Scientists Find The “Skinny Genes”

Scientists at the University of Cambridge say they have discovered the secret of why some people are skinny while others gain weight very easily.

The international team says their findings confirm the idea that, for some people, being thin has more to do with inheriting a set of “lucky” genes than with following a perfect diet or lifestyle.

The study was published in the open access scientific journal PLOS Genetics.

In recent decades, several researchers have discovered hundreds of genetic changes that increase the possibility that a person is overweight.

However, much less focus has been placed on studying the genes of people who are thin.

To carry out this research, scientists in the United Kingdom used DNA samples from 1,600 healthy and thin people, who had a body mass index (BMI) of less than 18. They

compared these samples with those of 2,000 people with severe obesity and those of 10,400 people of normal weight.

They also used and analyzed lifestyle questionnaires to rule out, for example, the existence of eating disorders.

The researchers found that people who were obese were more likely to have a set of genes related to being overweight.

The people who were thin not only had less genes related to obesity but also they exhibited changes in the genetic regions recently associated with thinness.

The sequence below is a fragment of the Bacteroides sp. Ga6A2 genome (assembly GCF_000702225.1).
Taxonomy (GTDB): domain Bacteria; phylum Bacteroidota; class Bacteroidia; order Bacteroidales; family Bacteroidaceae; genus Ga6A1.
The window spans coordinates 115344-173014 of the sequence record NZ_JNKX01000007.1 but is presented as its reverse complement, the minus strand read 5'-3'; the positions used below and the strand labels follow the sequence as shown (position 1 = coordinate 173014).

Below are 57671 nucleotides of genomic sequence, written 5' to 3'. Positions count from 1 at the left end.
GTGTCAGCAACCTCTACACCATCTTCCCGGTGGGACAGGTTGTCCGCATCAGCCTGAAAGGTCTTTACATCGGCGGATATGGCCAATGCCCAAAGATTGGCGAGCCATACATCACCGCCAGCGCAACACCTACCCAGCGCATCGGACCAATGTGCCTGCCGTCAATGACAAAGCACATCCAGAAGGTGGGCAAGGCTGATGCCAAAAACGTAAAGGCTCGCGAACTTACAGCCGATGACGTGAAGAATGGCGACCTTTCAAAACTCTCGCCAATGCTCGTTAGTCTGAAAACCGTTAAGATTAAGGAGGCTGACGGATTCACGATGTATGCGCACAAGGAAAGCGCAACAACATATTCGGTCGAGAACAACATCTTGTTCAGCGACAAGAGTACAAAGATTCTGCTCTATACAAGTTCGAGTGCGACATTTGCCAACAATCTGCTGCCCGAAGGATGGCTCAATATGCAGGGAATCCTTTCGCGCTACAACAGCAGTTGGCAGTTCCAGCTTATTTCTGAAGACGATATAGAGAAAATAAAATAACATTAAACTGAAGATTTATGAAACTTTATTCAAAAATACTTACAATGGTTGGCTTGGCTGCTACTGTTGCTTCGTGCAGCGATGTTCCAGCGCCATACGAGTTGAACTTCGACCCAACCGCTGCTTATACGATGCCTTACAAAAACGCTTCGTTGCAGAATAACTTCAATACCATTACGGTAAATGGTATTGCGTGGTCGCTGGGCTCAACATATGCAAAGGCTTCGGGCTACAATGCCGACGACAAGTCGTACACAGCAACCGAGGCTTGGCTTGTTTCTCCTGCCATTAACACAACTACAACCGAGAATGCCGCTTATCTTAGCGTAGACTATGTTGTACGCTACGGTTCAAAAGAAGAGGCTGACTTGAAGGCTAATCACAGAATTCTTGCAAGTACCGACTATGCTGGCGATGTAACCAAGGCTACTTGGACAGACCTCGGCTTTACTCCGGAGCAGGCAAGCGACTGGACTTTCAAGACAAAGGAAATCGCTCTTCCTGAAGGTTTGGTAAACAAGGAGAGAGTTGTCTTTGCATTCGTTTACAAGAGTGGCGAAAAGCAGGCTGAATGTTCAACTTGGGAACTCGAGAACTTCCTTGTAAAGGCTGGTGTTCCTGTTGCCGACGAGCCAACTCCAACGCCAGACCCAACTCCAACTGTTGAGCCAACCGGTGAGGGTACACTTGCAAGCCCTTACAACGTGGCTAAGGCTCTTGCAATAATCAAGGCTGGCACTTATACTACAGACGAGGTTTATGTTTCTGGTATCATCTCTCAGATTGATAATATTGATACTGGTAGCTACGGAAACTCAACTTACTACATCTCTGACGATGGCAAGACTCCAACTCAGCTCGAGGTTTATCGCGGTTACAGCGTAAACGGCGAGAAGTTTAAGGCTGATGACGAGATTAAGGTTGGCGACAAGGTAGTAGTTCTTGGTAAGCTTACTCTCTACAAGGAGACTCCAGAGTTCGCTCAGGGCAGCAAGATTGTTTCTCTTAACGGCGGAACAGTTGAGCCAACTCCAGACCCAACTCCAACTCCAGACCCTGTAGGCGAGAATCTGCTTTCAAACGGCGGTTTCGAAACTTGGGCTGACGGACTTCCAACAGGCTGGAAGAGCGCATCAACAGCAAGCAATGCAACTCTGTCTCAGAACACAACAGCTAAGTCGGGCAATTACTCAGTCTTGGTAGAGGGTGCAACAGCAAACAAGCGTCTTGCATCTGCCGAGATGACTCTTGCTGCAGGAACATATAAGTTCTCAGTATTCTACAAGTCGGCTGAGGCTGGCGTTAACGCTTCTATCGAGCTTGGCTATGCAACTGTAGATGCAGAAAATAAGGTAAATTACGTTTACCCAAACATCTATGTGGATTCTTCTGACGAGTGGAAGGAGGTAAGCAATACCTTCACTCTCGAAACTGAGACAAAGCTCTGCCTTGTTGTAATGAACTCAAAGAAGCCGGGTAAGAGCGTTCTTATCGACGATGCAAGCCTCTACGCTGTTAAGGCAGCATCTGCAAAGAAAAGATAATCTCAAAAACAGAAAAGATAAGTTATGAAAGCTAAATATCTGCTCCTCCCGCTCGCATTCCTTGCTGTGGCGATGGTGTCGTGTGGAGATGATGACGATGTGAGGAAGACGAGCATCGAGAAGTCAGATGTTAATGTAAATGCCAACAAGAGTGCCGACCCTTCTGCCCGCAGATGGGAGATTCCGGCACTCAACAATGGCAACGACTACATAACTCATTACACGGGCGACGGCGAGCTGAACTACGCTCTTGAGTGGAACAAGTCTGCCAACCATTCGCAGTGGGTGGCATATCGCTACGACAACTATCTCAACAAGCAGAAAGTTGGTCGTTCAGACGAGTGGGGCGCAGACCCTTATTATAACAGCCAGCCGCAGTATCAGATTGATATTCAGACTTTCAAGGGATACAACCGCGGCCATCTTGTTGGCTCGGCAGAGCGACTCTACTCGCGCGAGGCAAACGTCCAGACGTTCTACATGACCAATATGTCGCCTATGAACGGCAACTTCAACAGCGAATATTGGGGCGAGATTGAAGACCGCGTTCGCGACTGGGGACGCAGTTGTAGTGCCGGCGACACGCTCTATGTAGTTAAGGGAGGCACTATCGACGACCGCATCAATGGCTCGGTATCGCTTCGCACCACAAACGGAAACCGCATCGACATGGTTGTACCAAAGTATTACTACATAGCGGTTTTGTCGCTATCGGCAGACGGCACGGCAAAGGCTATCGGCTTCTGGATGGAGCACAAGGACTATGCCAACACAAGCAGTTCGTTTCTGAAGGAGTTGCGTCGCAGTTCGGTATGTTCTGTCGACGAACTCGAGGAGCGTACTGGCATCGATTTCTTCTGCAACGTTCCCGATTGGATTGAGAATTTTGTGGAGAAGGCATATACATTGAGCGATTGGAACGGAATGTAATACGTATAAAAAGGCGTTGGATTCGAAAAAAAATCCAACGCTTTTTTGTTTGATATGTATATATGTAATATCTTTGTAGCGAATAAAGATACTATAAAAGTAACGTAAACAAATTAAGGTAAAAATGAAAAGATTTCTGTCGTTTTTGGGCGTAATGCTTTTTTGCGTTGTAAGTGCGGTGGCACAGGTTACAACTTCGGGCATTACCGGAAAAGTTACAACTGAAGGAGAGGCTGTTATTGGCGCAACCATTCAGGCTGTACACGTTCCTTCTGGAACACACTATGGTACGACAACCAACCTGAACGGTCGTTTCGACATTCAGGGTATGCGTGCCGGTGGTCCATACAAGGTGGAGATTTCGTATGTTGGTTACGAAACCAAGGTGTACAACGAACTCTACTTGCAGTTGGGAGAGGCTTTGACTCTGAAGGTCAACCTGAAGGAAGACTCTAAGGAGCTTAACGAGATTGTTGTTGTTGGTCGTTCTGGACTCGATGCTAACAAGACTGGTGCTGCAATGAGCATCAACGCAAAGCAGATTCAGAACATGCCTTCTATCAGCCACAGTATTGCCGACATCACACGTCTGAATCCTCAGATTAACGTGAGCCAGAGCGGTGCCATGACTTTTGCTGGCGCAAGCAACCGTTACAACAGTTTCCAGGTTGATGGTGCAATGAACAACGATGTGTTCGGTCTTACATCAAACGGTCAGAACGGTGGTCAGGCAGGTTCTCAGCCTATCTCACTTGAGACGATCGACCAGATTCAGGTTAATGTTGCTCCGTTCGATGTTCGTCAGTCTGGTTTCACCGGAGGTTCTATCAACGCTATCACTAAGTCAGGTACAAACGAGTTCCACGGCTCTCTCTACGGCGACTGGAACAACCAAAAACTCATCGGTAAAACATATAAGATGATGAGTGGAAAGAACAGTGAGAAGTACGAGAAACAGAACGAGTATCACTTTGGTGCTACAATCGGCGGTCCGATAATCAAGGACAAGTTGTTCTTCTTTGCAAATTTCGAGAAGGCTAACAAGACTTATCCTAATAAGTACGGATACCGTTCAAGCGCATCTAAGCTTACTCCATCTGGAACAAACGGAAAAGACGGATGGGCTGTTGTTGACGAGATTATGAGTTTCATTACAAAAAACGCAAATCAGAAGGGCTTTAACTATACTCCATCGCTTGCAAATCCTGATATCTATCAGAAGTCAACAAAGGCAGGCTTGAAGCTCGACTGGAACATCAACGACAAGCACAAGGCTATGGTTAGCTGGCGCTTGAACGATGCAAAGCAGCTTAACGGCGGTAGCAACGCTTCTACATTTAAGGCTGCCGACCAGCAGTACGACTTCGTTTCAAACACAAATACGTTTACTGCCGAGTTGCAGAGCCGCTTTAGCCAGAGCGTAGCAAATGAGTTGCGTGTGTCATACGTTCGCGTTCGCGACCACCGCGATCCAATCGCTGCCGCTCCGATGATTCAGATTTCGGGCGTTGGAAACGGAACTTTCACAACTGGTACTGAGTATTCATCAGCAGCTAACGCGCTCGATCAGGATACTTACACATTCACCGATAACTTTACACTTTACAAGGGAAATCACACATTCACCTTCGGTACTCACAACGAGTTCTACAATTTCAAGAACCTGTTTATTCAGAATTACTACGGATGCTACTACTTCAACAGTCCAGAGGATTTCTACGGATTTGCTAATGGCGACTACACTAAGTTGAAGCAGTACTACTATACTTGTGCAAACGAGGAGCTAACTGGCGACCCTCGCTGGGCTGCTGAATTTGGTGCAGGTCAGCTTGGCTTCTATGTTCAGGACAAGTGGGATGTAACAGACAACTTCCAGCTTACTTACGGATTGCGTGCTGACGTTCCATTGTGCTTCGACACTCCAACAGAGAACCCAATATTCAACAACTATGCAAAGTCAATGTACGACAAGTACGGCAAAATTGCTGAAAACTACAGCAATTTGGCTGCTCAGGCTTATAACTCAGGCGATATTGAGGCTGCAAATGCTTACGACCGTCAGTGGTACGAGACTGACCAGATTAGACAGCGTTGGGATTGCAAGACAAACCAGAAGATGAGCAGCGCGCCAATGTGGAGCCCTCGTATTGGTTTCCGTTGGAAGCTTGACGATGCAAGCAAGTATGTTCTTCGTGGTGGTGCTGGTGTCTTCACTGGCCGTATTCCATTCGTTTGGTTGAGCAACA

Less prejudice

The principal investigator, Professor Sadaf Farooqi, of the University of Cambridge, asked people to be less prejudiced about the weight of others.

“This research shows for the first time that thin and healthy people are generally skinny because they have a lower load of genes that increase the chances of being overweight and not because they are morally superior, as some people suggest,” he said.

“It’s easy to rush to judge and criticize people for their weight.”

“We have much less control over our weight than we would like to believe.”

Scientists say that the next step is to identify the exact genes involved in healthy thinness.

Your longer-term goal is to see if this new knowledge can help you shape new strategies to lose weight.

“Genetically different”

Tom Sanders, professor emeritus of nutrition and dietetics at King’s College London, said of the research: “This is an important and well-conducted study that confirms that early severe obesity is often genetically determined.”

He added that he also “convincingly shows that those who are very thin are genetically different from the general population.”

However, he clarified: “The majority of obesity is acquired in adult life and is related to the obesogenic environment in which we live: a sedentary lifestyle and an abundant access to calorie-dense foods.”

Scientists warn that, beyond genes, “most of obesity is acquired in adult life” and has to do with a sedentary lifestyle and a diet too high in calories. Istock.

Professor Tim Spector, also of King’s College London, noted that, despite this, about one third of people in most countries managed to stay slim.

“Part of this is due to genes, but other factors, such as individual differences in lifestyle or intestinal microbes, are probably also responsible,” he said.

Health experts note that, in any case, regardless of the size of your body or your genetic makeup, the old advice to follow a good diet and make a healthy amount of exercise is still recommended.

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